CT Scan

What is a CT Scan?

CT is an abbreviation for Computed Tomography, in which a computer and a rotating X-ray device collaborate to create detailed, cross-sectional images of organs and body parts.

How is CT used?

CT scans are useful for evaluating internal organs such as the brain. They are also used to generate 3D images of bones such as the spine, and surrounding muscle. These 3D images assist in treatment and surgical planning.

How is this test performed?

Once you lie down, the bed will slowly move into the CT, which is a square machine with a circular opening. Some CT scan tests require a dye/contrast injection. In these cases, an IV is placed and the dye is injected while the scanner takes pictures.

Do I need to do anything to prepare for this test?

In most cases, there is very little you will need to do to prepare for your CT. You will likely be asked to change into a hospital gown and remove any jewelry or accessories that might interfere with image quality.

When will I receive my results?

Once the test is completed, your physician will review the results. If your appointment is the same day as your test, your physician may review them with you at that time. Otherwise, most test results are reviewed with you at your next scheduled appointment.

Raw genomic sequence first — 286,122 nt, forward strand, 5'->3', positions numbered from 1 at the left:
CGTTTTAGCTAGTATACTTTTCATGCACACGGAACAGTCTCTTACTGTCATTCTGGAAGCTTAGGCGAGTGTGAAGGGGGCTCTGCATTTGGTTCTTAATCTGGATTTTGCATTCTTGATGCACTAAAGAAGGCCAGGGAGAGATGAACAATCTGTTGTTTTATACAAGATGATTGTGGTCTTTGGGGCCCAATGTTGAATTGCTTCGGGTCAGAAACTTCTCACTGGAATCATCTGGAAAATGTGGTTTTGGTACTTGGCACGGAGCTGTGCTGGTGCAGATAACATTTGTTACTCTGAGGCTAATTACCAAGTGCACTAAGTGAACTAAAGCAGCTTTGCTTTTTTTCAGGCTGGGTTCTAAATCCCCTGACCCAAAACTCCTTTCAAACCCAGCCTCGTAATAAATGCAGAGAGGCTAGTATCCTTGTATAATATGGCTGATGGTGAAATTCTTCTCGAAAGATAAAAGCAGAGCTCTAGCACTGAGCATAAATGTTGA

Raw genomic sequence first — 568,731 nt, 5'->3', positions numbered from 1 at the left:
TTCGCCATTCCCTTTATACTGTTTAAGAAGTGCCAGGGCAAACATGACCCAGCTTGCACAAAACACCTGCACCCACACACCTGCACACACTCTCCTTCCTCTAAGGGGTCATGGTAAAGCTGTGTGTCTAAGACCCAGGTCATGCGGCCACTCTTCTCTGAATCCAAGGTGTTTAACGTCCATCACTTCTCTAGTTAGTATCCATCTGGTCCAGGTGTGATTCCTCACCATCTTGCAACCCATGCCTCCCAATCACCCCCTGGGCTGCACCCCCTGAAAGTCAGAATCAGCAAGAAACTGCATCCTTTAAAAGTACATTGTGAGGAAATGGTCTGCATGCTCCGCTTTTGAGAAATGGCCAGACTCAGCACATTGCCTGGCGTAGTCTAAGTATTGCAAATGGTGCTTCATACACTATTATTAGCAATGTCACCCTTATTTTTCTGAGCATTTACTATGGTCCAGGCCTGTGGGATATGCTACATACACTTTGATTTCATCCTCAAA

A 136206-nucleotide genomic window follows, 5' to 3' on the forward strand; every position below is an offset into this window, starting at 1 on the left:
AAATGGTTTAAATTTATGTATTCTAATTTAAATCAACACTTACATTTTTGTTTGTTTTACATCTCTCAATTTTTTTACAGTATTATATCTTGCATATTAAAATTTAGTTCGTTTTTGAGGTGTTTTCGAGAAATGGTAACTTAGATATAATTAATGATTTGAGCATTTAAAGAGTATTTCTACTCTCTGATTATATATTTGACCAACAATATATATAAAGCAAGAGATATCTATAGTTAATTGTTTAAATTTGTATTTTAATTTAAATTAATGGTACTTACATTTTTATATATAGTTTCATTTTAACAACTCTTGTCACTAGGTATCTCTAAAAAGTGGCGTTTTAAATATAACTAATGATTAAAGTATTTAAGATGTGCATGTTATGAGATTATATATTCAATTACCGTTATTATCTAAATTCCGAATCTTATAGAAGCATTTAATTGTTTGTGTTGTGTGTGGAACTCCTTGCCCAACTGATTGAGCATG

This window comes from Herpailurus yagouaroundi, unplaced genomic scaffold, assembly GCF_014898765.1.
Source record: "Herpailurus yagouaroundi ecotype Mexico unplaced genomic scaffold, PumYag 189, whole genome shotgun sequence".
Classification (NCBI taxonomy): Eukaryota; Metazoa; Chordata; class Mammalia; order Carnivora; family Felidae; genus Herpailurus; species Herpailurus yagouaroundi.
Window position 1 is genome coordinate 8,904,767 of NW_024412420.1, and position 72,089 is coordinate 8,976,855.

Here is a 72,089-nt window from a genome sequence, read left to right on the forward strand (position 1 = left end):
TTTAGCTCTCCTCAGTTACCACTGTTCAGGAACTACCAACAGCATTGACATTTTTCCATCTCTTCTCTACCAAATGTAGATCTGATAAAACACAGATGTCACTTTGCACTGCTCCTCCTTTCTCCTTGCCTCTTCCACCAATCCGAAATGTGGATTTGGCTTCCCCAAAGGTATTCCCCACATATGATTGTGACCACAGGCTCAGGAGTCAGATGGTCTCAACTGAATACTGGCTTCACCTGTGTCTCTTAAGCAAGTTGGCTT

What are the risks?

The risks for the CT are the same as with a standard X-ray, which subjects the body to ionizing radiation. Large doses of radiation can cause cell mutations that may lead to cancer. However, the amount of radiation you are exposed to during a CT scan is so small that the risk of any damage to cells in your body is extremely low. Please notify the technician if you are pregnant. In order to minimize fetal exposure to radiation, your doctor may recommend a different imaging study.

Will it be painful?

CT is a painless and non-invasive diagnostic test. You may experience minor discomfort if you have a sensitive injury.